• When horfes are arrived in an inn, a man fhould, before they are unbridled, lift up their feet, to fee whether they want any of their fhoes, or if thofe they have do not rest upon their fides, afterwards he fhould pick and clear them of the earth and gravel, which may be got betwixt their shoes and foles.
• If you water them abroad, upon their return from the river, cause their feet to be stopped with cow-dung, which will eafe the pain therein; and if it be in the evening, let the dung continue in their feet all night, to keep them foft and in good condition; but if your horfe have brittle feet, it will be requifite to anoint the fore-feet, at the on-fetting of the hoofs, with butter, oil, or hog's-greafe, before you water him in the morning, and in dry weather they fhould be alfo greafed at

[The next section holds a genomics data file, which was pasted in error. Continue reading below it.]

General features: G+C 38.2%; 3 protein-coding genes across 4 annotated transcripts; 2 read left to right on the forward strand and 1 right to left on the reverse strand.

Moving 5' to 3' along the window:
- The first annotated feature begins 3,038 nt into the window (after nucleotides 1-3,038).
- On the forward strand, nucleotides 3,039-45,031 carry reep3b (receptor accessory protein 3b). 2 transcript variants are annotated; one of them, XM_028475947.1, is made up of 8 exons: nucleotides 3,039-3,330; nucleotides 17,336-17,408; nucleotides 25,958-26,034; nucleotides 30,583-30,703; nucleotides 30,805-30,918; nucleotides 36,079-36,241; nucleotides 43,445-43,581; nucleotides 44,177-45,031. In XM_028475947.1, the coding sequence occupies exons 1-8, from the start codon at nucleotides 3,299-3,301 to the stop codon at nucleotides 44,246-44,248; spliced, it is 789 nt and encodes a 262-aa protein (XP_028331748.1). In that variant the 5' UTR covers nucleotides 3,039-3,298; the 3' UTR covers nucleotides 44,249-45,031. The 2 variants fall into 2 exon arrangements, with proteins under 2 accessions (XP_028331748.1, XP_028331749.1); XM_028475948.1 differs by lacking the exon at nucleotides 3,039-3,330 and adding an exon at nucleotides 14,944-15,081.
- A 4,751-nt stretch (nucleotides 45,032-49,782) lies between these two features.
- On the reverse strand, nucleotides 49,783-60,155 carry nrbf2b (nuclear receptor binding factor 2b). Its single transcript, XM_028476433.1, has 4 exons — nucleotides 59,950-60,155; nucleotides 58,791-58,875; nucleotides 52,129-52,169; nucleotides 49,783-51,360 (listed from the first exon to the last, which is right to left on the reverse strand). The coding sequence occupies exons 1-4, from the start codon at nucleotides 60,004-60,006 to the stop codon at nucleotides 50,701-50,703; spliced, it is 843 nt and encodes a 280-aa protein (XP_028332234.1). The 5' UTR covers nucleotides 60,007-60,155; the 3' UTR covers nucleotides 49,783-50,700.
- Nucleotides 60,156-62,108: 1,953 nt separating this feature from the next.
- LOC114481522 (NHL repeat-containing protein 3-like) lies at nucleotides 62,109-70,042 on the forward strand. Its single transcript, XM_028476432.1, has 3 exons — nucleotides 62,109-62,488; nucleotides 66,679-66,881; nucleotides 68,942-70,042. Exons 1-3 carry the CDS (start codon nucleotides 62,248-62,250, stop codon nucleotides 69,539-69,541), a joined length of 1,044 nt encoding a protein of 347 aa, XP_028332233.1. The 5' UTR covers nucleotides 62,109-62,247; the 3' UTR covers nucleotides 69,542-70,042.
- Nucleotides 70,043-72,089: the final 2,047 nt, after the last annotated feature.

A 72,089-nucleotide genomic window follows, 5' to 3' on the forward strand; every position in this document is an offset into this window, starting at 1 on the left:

Many horfes, as foon as unbridled, inftead of eating lay themselves down to reft, by reafon of the great pain they have in their feet, fo that a man is apt to think them fick, but if he looks to their eyes, he will fee they are lively and good, and if he offers them meat as they are lying, they will eat it very willingly yet if he handles their feet, he will find them extremely hot, which difcovers their fuffering in that part.
You must therefore fee if their fhoes do not reft upon their foles, which is fomewhat difficult to be certainly known, without unfhoeing them, but if you take off their fhoes, then look to the infide of them, and you may perceive that thofe parts which reft upon the foles, are more fmooth and shining than the others: in this cafe you are to pare their feet in those parts,